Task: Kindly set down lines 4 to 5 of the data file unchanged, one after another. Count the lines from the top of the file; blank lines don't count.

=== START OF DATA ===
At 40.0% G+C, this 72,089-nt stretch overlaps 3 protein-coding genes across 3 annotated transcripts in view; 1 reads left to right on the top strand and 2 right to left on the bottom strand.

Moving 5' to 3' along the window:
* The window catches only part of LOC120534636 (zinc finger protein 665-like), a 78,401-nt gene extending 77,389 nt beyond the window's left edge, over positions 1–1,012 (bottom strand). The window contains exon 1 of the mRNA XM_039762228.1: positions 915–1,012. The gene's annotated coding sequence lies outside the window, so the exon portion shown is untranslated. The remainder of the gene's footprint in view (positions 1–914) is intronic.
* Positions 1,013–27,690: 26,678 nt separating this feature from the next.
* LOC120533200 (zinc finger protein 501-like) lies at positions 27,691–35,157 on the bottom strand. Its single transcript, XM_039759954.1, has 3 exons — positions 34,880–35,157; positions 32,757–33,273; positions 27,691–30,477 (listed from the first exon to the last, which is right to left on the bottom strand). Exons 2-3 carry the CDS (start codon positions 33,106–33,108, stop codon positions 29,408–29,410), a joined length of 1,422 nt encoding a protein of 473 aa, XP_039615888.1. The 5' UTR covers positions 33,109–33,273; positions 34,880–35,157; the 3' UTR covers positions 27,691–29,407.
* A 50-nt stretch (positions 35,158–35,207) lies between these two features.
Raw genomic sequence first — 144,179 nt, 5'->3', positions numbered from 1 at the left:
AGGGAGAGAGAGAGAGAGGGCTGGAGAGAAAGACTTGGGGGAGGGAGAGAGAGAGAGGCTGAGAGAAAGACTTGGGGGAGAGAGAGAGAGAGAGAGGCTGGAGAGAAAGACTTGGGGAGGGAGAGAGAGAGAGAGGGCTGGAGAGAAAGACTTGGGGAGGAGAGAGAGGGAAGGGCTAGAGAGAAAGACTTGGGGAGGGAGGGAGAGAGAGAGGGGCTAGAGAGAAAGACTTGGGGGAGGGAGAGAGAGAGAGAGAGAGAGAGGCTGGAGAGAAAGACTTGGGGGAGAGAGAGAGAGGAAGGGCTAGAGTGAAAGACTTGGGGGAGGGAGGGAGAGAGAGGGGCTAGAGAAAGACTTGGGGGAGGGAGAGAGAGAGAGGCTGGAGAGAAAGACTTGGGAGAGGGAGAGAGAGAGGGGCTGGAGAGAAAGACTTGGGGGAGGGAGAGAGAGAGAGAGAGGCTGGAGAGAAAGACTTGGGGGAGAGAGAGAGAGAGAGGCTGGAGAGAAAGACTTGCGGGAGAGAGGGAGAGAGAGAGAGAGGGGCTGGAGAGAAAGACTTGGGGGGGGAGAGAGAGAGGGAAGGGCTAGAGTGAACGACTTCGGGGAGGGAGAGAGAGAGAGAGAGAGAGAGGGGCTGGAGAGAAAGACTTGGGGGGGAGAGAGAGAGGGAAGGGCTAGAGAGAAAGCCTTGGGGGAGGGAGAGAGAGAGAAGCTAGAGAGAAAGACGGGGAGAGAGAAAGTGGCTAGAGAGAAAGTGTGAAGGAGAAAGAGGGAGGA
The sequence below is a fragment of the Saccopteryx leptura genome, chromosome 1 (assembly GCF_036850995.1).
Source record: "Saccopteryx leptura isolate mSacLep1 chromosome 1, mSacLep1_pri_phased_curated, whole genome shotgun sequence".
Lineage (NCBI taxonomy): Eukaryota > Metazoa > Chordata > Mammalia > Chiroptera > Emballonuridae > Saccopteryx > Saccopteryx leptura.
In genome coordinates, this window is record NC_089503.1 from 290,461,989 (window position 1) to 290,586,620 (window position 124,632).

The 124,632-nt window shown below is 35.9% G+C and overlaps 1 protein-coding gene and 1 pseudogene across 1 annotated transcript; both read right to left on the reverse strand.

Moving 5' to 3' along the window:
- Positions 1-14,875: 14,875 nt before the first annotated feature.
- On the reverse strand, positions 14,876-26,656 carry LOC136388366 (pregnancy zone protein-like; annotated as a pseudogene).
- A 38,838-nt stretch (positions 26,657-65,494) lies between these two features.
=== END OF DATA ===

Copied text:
* Positions 1,013–27,690: 26,678 nt separating this feature from the next.
* LOC120533200 (zinc finger protein 501-like) lies at positions 27,691–35,157 on the bottom strand. Its single transcript, XM_039759954.1, has 3 exons — positions 34,880–35,157; positions 32,757–33,273; positions 27,691–30,477 (listed from the first exon to the last, which is right to left on the bottom strand). Exons 2-3 carry the CDS (start codon positions 33,106–33,108, stop codon positions 29,408–29,410), a joined length of 1,422 nt encoding a protein of 473 aa, XP_039615888.1. The 5' UTR covers positions 33,109–33,273; positions 34,880–35,157; the 3' UTR covers positions 27,691–29,407.